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Four steps to start speaking up

Four Steps to Start Speaking Up

My biggest problem growing up was finding my voice. I was so afraid to speak up for many reasons. I remember my entire childhood being a mental and emotional battle between fear and adapting to a world different from home. You see, I’m first-generation American with both parents from Mexico. My dad firmly believed that preserving their culture, language, values, principles, and teachings was crucial for my sisters and me not to forget how much our parents sacrificed for our future.

We were different from other families in the neighborhood, and I saw that every day at school. My childhood wasn’t the same as the average American child. My first language was Spanish, and I looked indigenous — not Black, Puerto Rican, nor Dominican, which was the majority in my elementary school. My clothes were custom made by my mom, second-handed, or cheap clothes from a local shop, never name brand. Those who grew up in NYC in the 80’s know that fashion was everything — reflecting the hip hop culture. Our worth was measured on what we wore. Kids made sure that I remembered that my family and I weren’t like them, making fun of my clothes and the fact that I had to translate for my mom all the time.

When teachers chose me to read, I would instantly feel hot, sweaty, nervous, and emotional because I knew that I didn’t speak English. One time in third grade, I felt confident and voluntarily stood up to read aloud, knowing that I would kick-ass because I felt great that day. Guess what? It was a TOTAL MESS, and yes, it was ugly. I even heard a girl from the class say, “why does she always sound like a robot!” Little did she know that I had to process every word in my mind first to understand its meaning and then translate it into the English language. I clearly remember how my heart dropped when she commented and instantly lost the ounce of courage that I had.

That moment became a pivotal moment in my life. I was only eight years old, and I understood that something had to change. I was furious that I still couldn’t speak English fluently but determined to learn as much as possible. From that point forward, I made a personal decision to change my narrative, instead of becoming more of what the kids defined me as.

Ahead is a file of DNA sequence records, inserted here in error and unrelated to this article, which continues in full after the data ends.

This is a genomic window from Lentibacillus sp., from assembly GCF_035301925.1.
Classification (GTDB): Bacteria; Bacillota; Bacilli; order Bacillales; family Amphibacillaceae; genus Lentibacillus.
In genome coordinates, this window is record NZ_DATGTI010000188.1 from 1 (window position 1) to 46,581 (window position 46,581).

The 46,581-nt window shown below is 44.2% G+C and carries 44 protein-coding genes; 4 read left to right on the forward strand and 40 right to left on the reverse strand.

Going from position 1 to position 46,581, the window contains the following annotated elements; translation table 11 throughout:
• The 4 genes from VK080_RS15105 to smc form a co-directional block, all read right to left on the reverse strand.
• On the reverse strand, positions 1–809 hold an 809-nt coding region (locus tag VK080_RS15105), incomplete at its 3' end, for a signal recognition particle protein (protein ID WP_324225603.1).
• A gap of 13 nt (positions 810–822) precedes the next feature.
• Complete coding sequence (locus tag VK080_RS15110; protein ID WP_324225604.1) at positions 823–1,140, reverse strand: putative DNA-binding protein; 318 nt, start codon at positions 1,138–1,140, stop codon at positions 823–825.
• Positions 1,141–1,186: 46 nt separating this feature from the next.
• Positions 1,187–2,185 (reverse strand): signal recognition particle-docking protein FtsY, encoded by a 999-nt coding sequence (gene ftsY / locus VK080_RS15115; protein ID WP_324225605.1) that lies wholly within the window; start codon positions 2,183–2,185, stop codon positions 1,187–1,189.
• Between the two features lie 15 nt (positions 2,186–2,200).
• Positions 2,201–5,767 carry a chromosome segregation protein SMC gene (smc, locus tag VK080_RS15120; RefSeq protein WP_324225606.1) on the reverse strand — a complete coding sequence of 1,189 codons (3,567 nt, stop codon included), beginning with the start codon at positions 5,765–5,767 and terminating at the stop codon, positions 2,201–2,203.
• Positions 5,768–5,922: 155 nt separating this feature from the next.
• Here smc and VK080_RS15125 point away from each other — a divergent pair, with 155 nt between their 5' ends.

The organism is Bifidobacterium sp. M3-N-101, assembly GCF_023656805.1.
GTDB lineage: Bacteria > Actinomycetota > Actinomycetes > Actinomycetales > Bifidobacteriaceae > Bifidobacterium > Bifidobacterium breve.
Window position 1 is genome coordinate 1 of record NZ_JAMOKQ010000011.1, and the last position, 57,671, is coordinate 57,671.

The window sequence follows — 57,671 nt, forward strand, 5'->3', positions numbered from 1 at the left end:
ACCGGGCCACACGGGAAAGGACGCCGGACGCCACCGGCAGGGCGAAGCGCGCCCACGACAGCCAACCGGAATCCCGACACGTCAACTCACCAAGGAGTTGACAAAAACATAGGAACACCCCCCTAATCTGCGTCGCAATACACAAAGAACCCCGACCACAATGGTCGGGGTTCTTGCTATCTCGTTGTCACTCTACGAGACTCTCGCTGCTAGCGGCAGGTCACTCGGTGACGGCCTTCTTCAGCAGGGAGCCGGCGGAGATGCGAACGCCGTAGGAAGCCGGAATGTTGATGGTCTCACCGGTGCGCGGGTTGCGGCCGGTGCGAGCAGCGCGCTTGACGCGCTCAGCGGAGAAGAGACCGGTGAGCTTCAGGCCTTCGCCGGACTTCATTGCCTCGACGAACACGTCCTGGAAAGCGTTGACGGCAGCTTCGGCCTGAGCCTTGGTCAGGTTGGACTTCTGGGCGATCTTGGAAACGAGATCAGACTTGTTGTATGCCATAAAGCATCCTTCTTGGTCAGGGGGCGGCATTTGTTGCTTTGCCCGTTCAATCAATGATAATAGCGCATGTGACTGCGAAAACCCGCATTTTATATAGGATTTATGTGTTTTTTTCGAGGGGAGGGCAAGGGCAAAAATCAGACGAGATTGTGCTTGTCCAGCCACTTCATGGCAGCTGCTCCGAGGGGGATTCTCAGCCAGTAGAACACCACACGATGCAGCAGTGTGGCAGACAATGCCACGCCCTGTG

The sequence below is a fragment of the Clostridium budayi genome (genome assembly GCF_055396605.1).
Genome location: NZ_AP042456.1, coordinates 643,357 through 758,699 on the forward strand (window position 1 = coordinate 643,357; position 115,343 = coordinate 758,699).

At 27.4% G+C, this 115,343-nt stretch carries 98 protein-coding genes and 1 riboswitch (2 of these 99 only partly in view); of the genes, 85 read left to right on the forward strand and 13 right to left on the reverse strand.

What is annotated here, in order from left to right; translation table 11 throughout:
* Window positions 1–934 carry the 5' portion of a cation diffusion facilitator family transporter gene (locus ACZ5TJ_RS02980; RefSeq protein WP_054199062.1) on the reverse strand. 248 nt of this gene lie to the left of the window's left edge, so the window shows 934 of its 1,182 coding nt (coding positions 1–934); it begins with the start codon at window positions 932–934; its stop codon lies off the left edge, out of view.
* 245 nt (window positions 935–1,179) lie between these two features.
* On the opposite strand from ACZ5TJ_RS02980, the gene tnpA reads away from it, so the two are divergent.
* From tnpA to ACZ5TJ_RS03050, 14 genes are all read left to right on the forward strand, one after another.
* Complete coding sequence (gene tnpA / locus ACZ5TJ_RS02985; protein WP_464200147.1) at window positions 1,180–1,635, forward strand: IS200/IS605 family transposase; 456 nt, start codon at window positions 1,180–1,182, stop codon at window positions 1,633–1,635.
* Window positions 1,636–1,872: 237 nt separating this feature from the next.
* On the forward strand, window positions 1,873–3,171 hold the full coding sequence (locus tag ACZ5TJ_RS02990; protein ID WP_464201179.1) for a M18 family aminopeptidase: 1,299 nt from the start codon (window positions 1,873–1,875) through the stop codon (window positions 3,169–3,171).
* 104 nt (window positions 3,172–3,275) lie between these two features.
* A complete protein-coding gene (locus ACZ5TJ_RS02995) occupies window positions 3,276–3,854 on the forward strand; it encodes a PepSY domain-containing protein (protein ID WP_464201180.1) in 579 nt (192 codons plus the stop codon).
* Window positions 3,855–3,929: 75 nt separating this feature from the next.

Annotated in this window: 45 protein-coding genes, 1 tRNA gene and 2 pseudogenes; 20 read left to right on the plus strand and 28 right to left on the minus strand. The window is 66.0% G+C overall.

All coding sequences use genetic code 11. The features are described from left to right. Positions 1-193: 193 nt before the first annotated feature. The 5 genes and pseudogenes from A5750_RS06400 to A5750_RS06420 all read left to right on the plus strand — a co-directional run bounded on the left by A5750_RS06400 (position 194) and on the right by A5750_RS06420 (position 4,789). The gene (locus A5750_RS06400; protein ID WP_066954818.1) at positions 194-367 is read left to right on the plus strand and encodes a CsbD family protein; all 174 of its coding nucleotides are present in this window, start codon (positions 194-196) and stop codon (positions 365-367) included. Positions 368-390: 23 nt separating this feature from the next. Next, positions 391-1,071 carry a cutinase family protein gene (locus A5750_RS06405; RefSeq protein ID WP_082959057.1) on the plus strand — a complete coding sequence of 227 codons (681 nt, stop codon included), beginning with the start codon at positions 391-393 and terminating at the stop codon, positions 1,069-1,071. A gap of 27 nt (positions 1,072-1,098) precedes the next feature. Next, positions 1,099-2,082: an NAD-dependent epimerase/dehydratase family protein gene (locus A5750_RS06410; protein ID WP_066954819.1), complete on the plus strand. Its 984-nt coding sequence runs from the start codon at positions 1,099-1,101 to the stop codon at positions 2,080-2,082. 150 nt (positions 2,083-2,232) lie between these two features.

Here are four essential steps to get you started on finding your voice!

Strategy Plan to Start Speaking Up

Step 1: Write one thing that you want to change regarding speaking up. It could be verbally standing up for your personal beliefs, learning how to say no to others, or public speaking in class settings.

Dig deep and genuinely reflect on this first step. Pick something that you’ve always wanted to conquer.

Step 2: Sit down quietly, close your eyes, breathe, and make the personal decision wholeheartedly to put in the work to change that one thing about you. It’s not enough to say, “I want to change,” you need to be hungry for it and truly want to free your voice.

Step 3: On that same piece of paper, write down three actions that you have to do to get you a step closer to that change.

Step 4: Commit to applying those activities every single day. Dedicate about 30 minutes daily for at least 21 days.

The break down:
In the first week, focus on doing the first activity from step number three. In the second week, start applying the following action with the first activity daily. And in the third week, add the third action. Eventually, you’ll create a daily practice of doing all three and feeling more confident about freeing your voice to speak up.

It won’t be easy, but it’ll be worth it. Stick to the plan, and you’ll experience amazing results. Remember, Rome wasn’t built in a day. Therefore, be patient, take your time, and show yourself the love you would give a friend. 

Let me know how it goes, and if you need guidance along the way, don’t hesitate to contact me at or send me a direct message on Social Media.   

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